The season of endings grows darker as civilization fades into the long cold night. Alabaster Tenring – madman, world-crusher, savior – has returned with a mission: to train his successor, Essun, and thus seal the fate of the Stillness forever.

It continues with a lost daughter, found by the enemy.

It continues with the obelisks, and an ancient mystery converging on answers at last.

The Stillness is the wall which stands against the flow of tradition, the spark of hope long buried under the thickening ashfall. And it will not be broken.

The Obelisk Gate is another blend of fantasy and science fiction. More fantasy than scifi, mind you, but there is science involved in the premise. The worldbuilding is particularly interesting and just might be my favorite facet of this novel. The Earth has changed dramatically and has become an extremely geologically unstable world. Seismic activities cause enormous volcanic eruptions and tsunamis that wipe out vast chunks of the planet's population periodically. These catastrophes generating extended winters are known as Fifth Seasons and they can last for years and decades. The Stillness is the only continent known to exist. Orogenes have the ability to manipulate thermal, kinetic, and related forms of energy to address seismic events. Trained at the Fulcrum and closely supervised by the Guardian order, they are despised and feared due to the potentially devastating powers they wield. In addition to the Fulcrum, there is also a network of nodes manned by orogenes positioned throughout the Stillness to help reduce or quell seismic events. Such an unstable and unforgiving environment makes for a truly original setting, something that we haven't seen before, and I loved everything about it. The Fifth Season began with a new breaking of the world, one that might signal the true end of existence, for this new Fifth Season could last for centuries and even millennia. At the end of the first installment, we were told that there might yet be a way to save civilization from being wiped out. One that involves something known as the moon and the floating obelisks.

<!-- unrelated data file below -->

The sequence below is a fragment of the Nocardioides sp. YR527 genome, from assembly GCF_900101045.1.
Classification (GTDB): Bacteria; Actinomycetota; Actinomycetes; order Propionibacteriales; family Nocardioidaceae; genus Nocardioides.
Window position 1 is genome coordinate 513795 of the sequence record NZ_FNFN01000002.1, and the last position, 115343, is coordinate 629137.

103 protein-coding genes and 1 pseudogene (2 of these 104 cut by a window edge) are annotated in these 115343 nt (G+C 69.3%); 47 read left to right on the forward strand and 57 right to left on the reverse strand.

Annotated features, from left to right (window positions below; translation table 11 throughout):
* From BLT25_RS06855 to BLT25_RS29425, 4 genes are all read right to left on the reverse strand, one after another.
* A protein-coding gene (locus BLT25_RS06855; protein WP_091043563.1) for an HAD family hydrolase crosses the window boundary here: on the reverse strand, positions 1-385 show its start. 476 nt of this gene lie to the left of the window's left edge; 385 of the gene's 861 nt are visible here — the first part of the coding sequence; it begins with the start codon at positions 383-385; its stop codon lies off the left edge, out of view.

The only gripe I had with the first volume was that Jemisin played her cards way too close to her chest. She introduced various fascinating concepts and ideas, but provided virtually no answers to any of the questions these raised in readers' minds. Thankfully, The Obelisk Gate offers a number of tantalizing answers that raise the stakes even more. Secrets about the obelisks, the Fulcrum, the stone eaters, the Guardians, orogenes, the moon, and a lot more are unveiled. All of which adds new dimensions to an already multilayered tale, which is really saying something. And yes, these answers beget yet more questions that will hopefully be answered in the final installment.